Saturday, January 2, 2010

New Year!

This year the full moon in the Birth Moon in this year happened to fall on New Years Eve of 2009. I didn't get to see the moon, it was a wet, cloudy, drizzly night here in Portland, OR, but my flickr friends all over the world captured some amazing photos. Not only was New Years eve a full moon, it was a blue moon, or the second full moon in a calendar month. It was also a partial lunar eclipse (not visible in the Western Hemisphere) and a magically powerful moon by all other measures. My friend Riana from the south of France wrote eloquently about the magic of this moon here.

Photo by Bourbon Familia.
Magic is all around on a night like New Years, isn't it? I was out with friends, surrounded by love, liquor and music ringing in 2010 with style. The evening was auspicious, especially considering we hitched a ride home in a stretch hummer limo! I woke up in the morning feeling much better than I had expected (also auspicious!), had a fantastic breakfast with friends, got my change in two dollar bills (!) and went home to make black eyed peas and greens. How can 2010 not be fantastic?

Early on New Years morning (well, not THAT early, but early) I was laying on my friend's couch, listening to the sounds of the city, when a thought came to me about time. What is it that makes this day special? On one level, nothing makes it special. By any objective measure of time this sunrise is exactly the same as yesterday's sunrise. Different cultures all over the world celebrate the "new year" in different seasons - the Celts celebrate in the late fall/early winter, the Jewish calendar starts in the early fall/late summer, the Chinese calendar starts later in the winter and many cultures celebrate a new year in the spring. Our New Year right after the solstice is a hold over from the Roman calendar, and like our day, week and month labels is all pretty arbitrary.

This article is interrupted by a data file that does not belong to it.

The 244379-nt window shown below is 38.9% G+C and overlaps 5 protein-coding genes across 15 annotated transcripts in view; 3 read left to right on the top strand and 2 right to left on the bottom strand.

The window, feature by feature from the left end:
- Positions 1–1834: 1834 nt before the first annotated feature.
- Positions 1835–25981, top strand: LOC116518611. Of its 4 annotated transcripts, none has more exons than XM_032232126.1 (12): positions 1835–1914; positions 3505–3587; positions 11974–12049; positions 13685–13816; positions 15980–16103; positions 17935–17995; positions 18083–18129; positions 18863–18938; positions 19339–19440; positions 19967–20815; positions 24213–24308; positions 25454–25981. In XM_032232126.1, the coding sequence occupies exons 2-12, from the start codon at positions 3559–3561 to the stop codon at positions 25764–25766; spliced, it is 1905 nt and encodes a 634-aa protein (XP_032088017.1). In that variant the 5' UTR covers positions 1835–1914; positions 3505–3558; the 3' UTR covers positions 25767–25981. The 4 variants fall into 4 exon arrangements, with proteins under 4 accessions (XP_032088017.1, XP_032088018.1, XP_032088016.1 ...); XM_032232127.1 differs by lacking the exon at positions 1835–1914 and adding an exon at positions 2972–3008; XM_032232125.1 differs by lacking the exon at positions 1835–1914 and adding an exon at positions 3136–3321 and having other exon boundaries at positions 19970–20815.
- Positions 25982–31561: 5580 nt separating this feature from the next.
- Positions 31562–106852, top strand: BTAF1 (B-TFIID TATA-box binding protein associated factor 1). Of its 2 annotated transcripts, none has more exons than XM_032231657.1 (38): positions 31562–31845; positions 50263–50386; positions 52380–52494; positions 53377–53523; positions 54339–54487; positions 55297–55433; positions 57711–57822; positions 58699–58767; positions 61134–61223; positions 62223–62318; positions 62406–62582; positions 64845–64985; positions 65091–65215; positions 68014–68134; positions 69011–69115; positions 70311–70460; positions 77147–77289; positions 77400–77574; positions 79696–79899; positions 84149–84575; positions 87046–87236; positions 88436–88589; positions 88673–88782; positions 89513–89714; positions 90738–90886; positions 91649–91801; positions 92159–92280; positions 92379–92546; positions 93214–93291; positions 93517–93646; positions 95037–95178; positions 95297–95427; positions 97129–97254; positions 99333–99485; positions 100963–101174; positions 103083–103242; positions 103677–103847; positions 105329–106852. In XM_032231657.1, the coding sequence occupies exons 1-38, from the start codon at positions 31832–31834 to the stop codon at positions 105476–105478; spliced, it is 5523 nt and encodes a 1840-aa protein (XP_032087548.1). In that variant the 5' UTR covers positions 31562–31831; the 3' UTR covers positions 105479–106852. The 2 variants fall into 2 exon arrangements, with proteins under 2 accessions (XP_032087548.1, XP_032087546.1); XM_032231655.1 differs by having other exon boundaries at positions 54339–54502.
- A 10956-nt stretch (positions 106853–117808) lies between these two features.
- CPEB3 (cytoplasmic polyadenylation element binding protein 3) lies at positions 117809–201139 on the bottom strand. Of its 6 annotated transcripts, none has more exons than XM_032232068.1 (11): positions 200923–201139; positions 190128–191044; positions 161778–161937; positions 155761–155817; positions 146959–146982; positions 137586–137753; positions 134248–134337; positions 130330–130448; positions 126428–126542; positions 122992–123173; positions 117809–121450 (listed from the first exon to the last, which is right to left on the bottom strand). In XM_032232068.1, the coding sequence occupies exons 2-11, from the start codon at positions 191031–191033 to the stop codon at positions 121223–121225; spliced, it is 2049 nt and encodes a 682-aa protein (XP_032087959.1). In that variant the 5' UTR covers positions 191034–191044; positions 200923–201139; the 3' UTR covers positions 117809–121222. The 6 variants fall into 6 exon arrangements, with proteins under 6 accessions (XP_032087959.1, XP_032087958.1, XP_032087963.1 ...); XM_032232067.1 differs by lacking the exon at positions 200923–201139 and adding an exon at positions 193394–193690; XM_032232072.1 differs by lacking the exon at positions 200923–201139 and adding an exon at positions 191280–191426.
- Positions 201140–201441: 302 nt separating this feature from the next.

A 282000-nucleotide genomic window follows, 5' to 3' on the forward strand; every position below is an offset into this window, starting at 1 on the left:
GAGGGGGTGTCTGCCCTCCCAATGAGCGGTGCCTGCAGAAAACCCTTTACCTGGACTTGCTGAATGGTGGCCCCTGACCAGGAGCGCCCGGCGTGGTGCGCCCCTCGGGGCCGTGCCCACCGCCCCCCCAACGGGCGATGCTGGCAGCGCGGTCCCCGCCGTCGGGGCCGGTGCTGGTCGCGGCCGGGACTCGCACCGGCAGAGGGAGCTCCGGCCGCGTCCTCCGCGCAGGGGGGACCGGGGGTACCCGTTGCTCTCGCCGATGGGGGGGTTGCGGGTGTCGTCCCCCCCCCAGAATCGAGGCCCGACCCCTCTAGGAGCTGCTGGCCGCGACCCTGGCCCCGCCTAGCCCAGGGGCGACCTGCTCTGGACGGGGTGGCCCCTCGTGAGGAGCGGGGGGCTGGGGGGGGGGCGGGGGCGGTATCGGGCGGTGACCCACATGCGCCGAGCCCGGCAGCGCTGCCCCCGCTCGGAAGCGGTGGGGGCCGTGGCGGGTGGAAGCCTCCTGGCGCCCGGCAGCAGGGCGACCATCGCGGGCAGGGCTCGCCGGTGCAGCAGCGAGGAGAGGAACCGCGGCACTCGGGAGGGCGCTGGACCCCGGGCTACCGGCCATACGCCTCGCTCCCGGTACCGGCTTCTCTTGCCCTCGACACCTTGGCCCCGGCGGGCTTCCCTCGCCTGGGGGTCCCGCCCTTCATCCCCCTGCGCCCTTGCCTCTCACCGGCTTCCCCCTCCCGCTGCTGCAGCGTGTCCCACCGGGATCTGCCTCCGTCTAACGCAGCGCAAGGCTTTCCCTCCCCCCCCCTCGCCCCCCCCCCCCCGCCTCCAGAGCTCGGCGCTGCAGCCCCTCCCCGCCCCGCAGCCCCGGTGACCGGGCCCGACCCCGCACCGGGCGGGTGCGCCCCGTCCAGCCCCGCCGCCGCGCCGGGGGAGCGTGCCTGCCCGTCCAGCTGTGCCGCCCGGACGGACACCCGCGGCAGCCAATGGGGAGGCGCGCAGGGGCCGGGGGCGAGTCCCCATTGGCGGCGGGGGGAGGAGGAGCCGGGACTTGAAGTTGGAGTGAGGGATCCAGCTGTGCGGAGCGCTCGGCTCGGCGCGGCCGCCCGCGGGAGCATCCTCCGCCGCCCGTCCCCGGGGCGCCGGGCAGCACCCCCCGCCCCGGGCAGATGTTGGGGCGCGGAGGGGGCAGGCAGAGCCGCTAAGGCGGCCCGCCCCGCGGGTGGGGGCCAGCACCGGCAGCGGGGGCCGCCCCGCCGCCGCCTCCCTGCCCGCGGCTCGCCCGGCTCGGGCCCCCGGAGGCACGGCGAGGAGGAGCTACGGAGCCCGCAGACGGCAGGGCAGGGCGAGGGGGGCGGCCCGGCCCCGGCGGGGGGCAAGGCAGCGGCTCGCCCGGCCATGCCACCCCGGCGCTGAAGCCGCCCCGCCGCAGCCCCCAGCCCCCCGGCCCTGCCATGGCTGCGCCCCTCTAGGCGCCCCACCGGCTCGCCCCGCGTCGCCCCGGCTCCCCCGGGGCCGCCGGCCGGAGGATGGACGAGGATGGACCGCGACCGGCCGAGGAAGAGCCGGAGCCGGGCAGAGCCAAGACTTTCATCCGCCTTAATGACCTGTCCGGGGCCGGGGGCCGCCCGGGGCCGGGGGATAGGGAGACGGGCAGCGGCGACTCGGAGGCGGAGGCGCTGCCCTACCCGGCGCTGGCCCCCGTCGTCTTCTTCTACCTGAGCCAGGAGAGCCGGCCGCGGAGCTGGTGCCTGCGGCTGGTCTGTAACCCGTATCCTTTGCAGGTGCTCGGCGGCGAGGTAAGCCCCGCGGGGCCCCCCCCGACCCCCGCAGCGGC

At the same time, the day is different. It is special and unique. We have declared it unique and celebrate that uniqueness as a community. This is why I am so interested in integrating my practice of following the Wheel of the Year with "the real world". I don't want to celebrate by going out into the woods, naked and alone and worshipping a deity (though woods, alone and deity are all important parts of my practice, and can be very fulfilling for other people). I want my celebrations to include my friends and family who maybe have not thought about spirituality the way I have, or not come to the same conclusions. And that communal celebration is a strong kind of magic.

*** *** ***
Ring Out, Wild Bells
by Alfred Tennyson (England 1809-1892)

Ring out, wild bells, to the wild sky,
The flying cloud, the frosty light:
The year is dying in the night;
Ring out, wild bells, and let him die.

Ring out the old, ring in the new,
Ring, happy bells, across the snow:
The year is going, let him go;
Ring out the false, ring in the true.

*** *** ***

I followed my tradition of eating black eyed peas and greens for dinner on New Year's Day but cooked the peas differently this year than last. I made some goals and reflected on the year and went to bed early ready to face the new year. What bells did you ring to celebrate the New Year? How do "secular" celebrations fit into your spiritual practice? Did you make beans and greens this year? Oh.. and just because I didn't have another photo to post, here is one of me and my dog Tumalo sometime close to the Full Birth Moon.

P.S. I have been thinking about trying to come up with a non-number naming scheme for YEARS to compliment the seasonal names of the moons. In one of my favorite kids books, Redwall by Brian Jaques, the animals that live at Redwall Abbey name the years after events that happen such as The Year of the Late Rose, or The Year of The Giant Perch or some such. Do any of you have any thoughts on naming years? Have you ever named a year? What would you submit for 2009? For 2010?

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